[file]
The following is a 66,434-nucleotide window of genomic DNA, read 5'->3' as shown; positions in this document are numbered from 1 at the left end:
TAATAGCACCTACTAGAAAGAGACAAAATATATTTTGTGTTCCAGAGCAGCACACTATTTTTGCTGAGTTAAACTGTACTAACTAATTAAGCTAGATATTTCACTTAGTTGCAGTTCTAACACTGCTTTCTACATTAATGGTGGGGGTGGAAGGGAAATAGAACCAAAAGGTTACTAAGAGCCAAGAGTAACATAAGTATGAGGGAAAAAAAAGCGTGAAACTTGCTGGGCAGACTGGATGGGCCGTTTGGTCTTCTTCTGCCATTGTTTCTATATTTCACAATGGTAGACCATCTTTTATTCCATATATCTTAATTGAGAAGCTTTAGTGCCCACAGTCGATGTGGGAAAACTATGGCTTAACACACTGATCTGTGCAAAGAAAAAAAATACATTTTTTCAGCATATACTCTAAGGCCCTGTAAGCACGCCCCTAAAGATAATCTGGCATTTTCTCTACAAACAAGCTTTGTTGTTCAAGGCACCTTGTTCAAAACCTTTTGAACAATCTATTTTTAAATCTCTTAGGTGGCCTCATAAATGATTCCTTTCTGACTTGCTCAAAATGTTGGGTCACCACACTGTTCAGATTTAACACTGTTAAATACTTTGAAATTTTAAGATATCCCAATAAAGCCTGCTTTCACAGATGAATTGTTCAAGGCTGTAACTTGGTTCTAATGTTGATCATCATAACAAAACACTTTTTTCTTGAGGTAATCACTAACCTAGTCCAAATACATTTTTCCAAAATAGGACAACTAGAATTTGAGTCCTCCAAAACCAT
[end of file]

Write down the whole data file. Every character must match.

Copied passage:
The following is a 66,434-nucleotide window of genomic DNA, read 5'->3' as shown; positions in this document are numbered from 1 at the left end:
TAATAGCACCTACTAGAAAGAGACAAAATATATTTTGTGTTCCAGAGCAGCACACTATTTTTGCTGAGTTAAACTGTACTAACTAATTAAGCTAGATATTTCACTTAGTTGCAGTTCTAACACTGCTTTCTACATTAATGGTGGGGGTGGAAGGGAAATAGAACCAAAAGGTTACTAAGAGCCAAGAGTAACATAAGTATGAGGGAAAAAAAAGCGTGAAACTTGCTGGGCAGACTGGATGGGCCGTTTGGTCTTCTTCTGCCATTGTTTCTATATTTCACAATGGTAGACCATCTTTTATTCCATATATCTTAATTGAGAAGCTTTAGTGCCCACAGTCGATGTGGGAAAACTATGGCTTAACACACTGATCTGTGCAAAGAAAAAAAATACATTTTTTCAGCATATACTCTAAGGCCCTGTAAGCACGCCCCTAAAGATAATCTGGCATTTTCTCTACAAACAAGCTTTGTTGTTCAAGGCACCTTGTTCAAAACCTTTTGAACAATCTATTTTTAAATCTCTTAGGTGGCCTCATAAATGATTCCTTTCTGACTTGCTCAAAATGTTGGGTCACCACACTGTTCAGATTTAACACTGTTAAATACTTTGAAATTTTAAGATATCCCAATAAAGCCTGCTTTCACAGATGAATTGTTCAAGGCTGTAACTTGGTTCTAATGTTGATCATCATAACAAAACACTTTTTTCTTGAGGTAATCACTAACCTAGTCCAAATACATTTTTCCAAAATAGGACAACTAGAATTTGAGTCCTCCAAAACCAT